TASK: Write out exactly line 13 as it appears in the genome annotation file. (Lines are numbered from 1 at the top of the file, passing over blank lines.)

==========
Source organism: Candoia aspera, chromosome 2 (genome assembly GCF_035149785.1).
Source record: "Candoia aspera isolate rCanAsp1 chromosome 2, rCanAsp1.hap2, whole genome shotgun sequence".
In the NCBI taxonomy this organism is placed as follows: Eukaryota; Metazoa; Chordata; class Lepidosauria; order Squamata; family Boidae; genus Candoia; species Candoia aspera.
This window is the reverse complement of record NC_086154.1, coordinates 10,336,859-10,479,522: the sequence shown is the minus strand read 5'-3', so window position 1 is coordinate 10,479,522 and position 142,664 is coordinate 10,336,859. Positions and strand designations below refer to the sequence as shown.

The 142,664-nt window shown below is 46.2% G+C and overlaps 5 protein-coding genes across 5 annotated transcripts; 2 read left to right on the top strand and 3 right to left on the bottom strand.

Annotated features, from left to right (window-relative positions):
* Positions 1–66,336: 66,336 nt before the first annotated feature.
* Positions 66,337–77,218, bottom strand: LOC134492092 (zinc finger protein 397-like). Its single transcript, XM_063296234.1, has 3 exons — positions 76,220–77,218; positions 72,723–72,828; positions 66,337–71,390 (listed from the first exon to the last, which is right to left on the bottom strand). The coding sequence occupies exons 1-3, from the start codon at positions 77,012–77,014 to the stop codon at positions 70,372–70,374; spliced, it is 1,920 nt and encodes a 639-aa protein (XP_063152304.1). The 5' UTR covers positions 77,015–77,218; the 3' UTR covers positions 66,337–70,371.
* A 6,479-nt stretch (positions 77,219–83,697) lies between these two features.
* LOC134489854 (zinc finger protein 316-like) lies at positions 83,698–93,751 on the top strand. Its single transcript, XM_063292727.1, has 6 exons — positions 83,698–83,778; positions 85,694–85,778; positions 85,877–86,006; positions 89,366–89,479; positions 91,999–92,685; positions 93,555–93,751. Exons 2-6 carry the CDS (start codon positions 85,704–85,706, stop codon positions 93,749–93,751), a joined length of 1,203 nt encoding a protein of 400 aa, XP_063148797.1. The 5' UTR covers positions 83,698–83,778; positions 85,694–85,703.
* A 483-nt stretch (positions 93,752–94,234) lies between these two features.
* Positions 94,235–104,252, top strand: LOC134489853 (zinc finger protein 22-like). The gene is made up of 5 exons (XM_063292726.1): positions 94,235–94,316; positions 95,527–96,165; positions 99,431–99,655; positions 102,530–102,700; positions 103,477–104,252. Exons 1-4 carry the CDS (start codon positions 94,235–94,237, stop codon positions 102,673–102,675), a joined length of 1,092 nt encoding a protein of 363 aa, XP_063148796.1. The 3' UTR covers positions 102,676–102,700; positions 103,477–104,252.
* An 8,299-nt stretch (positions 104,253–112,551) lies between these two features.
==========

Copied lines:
* An 8,299-nt stretch (positions 104,253–112,551) lies between these two features.